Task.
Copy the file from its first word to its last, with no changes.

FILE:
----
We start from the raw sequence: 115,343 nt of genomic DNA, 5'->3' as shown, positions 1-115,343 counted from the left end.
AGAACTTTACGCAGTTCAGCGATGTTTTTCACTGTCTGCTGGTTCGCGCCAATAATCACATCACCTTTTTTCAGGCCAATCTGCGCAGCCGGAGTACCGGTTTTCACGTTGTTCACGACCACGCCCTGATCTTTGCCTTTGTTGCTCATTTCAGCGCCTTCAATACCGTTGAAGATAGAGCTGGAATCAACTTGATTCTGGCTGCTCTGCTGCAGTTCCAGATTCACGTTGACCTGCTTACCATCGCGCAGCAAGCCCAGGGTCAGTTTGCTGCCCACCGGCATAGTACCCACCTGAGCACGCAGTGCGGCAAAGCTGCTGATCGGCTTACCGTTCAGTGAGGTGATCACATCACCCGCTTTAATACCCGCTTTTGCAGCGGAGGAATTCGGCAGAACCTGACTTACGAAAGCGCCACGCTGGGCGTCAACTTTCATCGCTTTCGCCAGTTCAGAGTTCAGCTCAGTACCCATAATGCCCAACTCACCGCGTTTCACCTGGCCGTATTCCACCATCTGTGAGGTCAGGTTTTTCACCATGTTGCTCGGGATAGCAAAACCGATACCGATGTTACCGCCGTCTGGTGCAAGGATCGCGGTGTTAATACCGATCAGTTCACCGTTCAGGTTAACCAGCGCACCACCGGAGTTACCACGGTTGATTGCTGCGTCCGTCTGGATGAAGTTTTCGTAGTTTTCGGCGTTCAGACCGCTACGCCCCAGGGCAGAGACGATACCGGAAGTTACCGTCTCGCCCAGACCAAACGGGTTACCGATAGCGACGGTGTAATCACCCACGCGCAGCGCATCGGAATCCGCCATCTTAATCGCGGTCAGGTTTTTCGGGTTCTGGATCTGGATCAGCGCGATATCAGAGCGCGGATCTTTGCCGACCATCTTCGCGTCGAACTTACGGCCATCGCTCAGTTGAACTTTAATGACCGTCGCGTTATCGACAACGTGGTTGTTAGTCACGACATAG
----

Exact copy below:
We start from the raw sequence: 115,343 nt of genomic DNA, 5'->3' as shown, positions 1-115,343 counted from the left end.
AGAACTTTACGCAGTTCAGCGATGTTTTTCACTGTCTGCTGGTTCGCGCCAATAATCACATCACCTTTTTTCAGGCCAATCTGCGCAGCCGGAGTACCGGTTTTCACGTTGTTCACGACCACGCCCTGATCTTTGCCTTTGTTGCTCATTTCAGCGCCTTCAATACCGTTGAAGATAGAGCTGGAATCAACTTGATTCTGGCTGCTCTGCTGCAGTTCCAGATTCACGTTGACCTGCTTACCATCGCGCAGCAAGCCCAGGGTCAGTTTGCTGCCCACCGGCATAGTACCCACCTGAGCACGCAGTGCGGCAAAGCTGCTGATCGGCTTACCGTTCAGTGAGGTGATCACATCACCCGCTTTAATACCCGCTTTTGCAGCGGAGGAATTCGGCAGAACCTGACTTACGAAAGCGCCACGCTGGGCGTCAACTTTCATCGCTTTCGCCAGTTCAGAGTTCAGCTCAGTACCCATAATGCCCAACTCACCGCGTTTCACCTGGCCGTATTCCACCATCTGTGAGGTCAGGTTTTTCACCATGTTGCTCGGGATAGCAAAACCGATACCGATGTTACCGCCGTCTGGTGCAAGGATCGCGGTGTTAATACCGATCAGTTCACCGTTCAGGTTAACCAGCGCACCACCGGAGTTACCACGGTTGATTGCTGCGTCCGTCTGGATGAAGTTTTCGTAGTTTTCGGCGTTCAGACCGCTACGCCCCAGGGCAGAGACGATACCGGAAGTTACCGTCTCGCCCAGACCAAACGGGTTACCGATAGCGACGGTGTAATCACCCACGCGCAGCGCATCGGAATCCGCCATCTTAATCGCGGTCAGGTTTTTCGGGTTCTGGATCTGGATCAGCGCGATATCAGAGCGCGGATCTTTGCCGACCATCTTCGCGTCGAACTTACGGCCATCGCTCAGTTGAACTTTAATGACCGTCGCGTTATCGACAACGTGGTTGTTAGTCACGACATAG